Trinidad James: Yeah, for sure. And it took me a while to just really accept it as it is because for me, it’s hard for me to see myself as a leader when I’m still a student. 

Popstar Benny: But even if you feel earlier in your path, that “early” might be lightyears ahead of what other people even know. That’s what I be having to remember.

Trinidad James: So, the Larry League situation—you realize that you got a community, you have a tribe that will adapt to things that’s inside your head. Now where do you go next, who do you meet next?

Popstar Benny: That transitioned into meeting Tony Shhnow—

Trinidad James: Tony!!!

Popstar Benny: [laughs] 10Dunkin, 645AR and them. Larry League and them, they were from Northern Cobb, so it was just people that went to school with them and mutual people were homies with Tony and 10k and all of them. Tony just called me out the blue one day. I don’t even know how he got my number.  

Trinidad James: He pulled some Rick Ross shit on you! Rick Ross did that to me when I dropped “All Gold Everything” video. I was in New York for a press run or something and then the next day, I woke up to him on my phone. I was like, How this nigga get my number? Crazy shit! Anyways.

Official cover art for Lil Yachty’s “Minnesota,” by Popstar Benny.

Popstar Benny: [laughs] Exactly. [Tony’s] like, “I be seeing you doing covers.” Because as much as I was DJing and making beats, I was doing cover arts too. It was a couple of months of me literally just pulling up on him to get the cash for the covers. But then I was hearing the songs for each cover.

So that transitioned into me starting to go to the studio with him, just locking in. It’s me getting into my zone, finding a little community of artists to directly work with. That’s when I kicked off Popstar FM. 2016, 2017, just being in that little circle with Tony, 10k, all them. We’re just having these sessions, making a whole bunch of songs. It might be like two or three crazy songs that we just all been texting each other for the past two or three months. I’m like, “Bro no one ever is gonna hear these,” because we just keep making more songs. 

I saw it happen in 2015. I don’t know if you ever listened to Danger Incorporated, they got some really crazy kind of synth pop, R&B leaning type of stuff. They were kind of like later generation Awful Records. They had a song that went crazy, but it was just a secret SoundCloud link that was getting passed around a couple months before it even came out. They would be at shows like performing it, and everyone in the crowd was knowing it, anticipating it, but it hadn’t even dropped yet. Within the scene, I feel like we were having all these secret songs.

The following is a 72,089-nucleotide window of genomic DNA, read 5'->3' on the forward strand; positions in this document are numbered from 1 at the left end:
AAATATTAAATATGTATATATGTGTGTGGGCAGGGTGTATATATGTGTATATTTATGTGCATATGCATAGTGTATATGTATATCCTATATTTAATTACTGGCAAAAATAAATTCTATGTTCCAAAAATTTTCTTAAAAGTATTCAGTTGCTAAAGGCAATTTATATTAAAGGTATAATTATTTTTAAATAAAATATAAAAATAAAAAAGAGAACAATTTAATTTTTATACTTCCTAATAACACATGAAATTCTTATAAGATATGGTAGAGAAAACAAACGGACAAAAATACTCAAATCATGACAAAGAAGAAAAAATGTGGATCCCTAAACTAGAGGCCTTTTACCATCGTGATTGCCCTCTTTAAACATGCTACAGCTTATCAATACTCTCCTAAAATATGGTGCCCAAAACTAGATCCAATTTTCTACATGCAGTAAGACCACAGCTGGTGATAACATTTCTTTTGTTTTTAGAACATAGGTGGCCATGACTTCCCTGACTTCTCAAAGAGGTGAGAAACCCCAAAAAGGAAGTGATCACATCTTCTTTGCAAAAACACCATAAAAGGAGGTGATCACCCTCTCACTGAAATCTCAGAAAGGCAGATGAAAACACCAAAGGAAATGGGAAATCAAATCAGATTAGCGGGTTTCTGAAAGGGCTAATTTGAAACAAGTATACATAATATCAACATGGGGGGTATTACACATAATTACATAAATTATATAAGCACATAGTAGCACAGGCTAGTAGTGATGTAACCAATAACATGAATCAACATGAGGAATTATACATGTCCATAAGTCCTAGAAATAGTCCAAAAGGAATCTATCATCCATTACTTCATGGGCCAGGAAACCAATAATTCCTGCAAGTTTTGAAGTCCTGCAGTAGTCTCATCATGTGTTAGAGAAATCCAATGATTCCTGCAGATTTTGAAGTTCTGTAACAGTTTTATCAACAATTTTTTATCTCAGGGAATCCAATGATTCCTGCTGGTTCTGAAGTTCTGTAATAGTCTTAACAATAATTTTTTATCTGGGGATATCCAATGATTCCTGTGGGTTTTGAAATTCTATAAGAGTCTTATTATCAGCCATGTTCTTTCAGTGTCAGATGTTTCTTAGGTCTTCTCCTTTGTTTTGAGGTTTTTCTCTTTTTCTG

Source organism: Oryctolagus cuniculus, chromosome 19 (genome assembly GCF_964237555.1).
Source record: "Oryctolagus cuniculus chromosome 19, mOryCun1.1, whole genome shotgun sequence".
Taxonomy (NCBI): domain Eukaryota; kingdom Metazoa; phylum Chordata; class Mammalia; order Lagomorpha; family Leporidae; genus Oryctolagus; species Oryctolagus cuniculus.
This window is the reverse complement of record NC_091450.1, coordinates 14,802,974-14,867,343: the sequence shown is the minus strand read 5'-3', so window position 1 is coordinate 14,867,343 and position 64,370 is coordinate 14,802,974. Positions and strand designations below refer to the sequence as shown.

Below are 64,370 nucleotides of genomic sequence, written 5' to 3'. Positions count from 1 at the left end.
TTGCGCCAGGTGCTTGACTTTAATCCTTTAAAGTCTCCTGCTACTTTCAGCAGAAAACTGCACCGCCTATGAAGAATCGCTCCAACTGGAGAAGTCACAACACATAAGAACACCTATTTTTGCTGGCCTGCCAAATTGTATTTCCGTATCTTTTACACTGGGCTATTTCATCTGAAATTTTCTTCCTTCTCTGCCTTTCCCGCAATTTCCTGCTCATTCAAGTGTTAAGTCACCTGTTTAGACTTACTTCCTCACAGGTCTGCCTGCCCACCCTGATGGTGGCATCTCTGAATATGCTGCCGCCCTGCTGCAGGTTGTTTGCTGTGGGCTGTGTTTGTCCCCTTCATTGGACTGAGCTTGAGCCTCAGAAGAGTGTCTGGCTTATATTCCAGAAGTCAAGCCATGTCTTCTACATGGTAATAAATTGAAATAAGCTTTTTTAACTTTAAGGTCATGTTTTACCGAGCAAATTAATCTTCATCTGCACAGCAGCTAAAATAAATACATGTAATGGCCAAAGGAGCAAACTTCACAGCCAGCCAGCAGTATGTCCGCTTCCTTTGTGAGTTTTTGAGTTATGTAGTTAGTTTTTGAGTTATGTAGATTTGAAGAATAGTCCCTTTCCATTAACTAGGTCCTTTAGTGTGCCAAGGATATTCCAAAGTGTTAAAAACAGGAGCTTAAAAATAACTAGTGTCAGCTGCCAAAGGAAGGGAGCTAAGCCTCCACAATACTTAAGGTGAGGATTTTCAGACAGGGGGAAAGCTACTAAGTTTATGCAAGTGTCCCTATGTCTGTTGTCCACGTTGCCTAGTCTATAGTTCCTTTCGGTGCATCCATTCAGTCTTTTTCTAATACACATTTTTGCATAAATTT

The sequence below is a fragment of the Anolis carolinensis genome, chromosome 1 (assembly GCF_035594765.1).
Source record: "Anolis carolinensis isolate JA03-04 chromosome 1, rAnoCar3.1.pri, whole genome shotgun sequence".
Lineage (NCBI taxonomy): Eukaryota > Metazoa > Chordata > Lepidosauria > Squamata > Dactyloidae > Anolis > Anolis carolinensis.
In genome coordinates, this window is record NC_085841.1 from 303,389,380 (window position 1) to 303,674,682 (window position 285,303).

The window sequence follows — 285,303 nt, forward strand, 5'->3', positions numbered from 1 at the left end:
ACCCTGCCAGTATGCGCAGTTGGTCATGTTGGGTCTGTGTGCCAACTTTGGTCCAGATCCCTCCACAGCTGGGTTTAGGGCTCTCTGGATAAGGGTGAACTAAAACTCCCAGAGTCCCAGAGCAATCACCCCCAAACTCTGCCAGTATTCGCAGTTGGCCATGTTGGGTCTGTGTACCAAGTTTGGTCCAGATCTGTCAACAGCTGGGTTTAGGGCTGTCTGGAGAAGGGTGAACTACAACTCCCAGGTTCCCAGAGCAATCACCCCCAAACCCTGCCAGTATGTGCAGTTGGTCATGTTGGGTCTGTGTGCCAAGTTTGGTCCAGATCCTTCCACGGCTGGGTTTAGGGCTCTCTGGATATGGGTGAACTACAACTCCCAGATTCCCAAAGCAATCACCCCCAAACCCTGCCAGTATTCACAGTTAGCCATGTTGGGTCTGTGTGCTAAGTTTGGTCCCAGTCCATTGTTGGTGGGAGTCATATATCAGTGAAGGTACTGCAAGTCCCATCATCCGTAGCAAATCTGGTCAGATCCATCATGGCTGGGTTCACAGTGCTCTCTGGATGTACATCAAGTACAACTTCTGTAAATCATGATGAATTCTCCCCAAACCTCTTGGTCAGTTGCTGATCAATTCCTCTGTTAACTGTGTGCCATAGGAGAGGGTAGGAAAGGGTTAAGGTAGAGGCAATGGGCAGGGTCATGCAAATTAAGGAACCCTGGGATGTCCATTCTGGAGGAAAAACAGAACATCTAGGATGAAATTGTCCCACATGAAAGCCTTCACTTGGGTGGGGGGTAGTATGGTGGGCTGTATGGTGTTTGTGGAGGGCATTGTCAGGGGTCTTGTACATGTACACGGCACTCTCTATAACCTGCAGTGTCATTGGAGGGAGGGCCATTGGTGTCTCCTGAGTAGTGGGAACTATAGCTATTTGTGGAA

Trinidad James: I love that. If you know you know.

Popstar Benny: Exactly. And that’s how I really feel things started picking up. I did a compilation tape that had Tony, 10k, RobOlu, Lil Wop. Just on some, this is the new Atlanta, what’s happening, type thing. And then we ended up on the crazy A3C stage that year. That was helping create a little mystique in the city. 

Trinidad James: The things you and Bear1Boss do, Tony do, all those guys are new people that I’m finding out about, and I always love that, because it remind me so much of that scene that I came up with. It’s just like, “if you know, you know” guys, and somebody’s gonna pop, somebody’s always gonna pop and change the dynamic again. They know we’re talented, but importantly, we have a certain type of swag to our confidence. And that is what people really get into.

Tony is consistent with his music. But if the stars align, people are going to really gravitate to his demeanor as an artist. That’s what people gon’ really like. That’s a certain type of consumer’s favorite type of rapper. 

Popstar Benny: I know exactly what you mean.

Trinidad James: That’s a fan base. I think that’s really, really dope. I think that Bear1boss is the star, I really do. And you gotta find your Dr. Dre, you gotta find your Quincy. Or the Dr. Dre or the Quincy gotta find their Michael, gotta find their Snoop, gotta find their Eazy-E. So however it works out, you on your Professor Xavier shit.

Popstar Benny: That’s appreciated, my man. I gotta ask—of course the internet helped, but what do you feel like helped locally in Atlanta with your come up?

Trinidad James: In high school, I went to a different school every year. I went to an all white school and an all black school. That helped me to understand the duality of culture, from a race thing. And then coming up in Atlanta and understanding the AUC and understanding the trap, it gave me the perspective of two different Black men, but it’s still Black men. I was getting the full experience of the Black diaspora from Atlanta, GA, from these different types of Black people or whatever.

And I know how to communicate with people and talk to people. When I come into the room, no matter who it is, Jay Z, or anybody else is not Jay Z, no matter what level they’re on, I understand how to speak their language. That goes a long way with people.

Popstar Benny: Even just in our first session, I know you done met everyone in the world, but it’s like, Alright, cool, I’m locking in with Popstar Benny today. And it’s the same level of excitement and treatment. I could definitely understand how that could carry. Everyone at their different levels are used to just everyone treating them weird probably.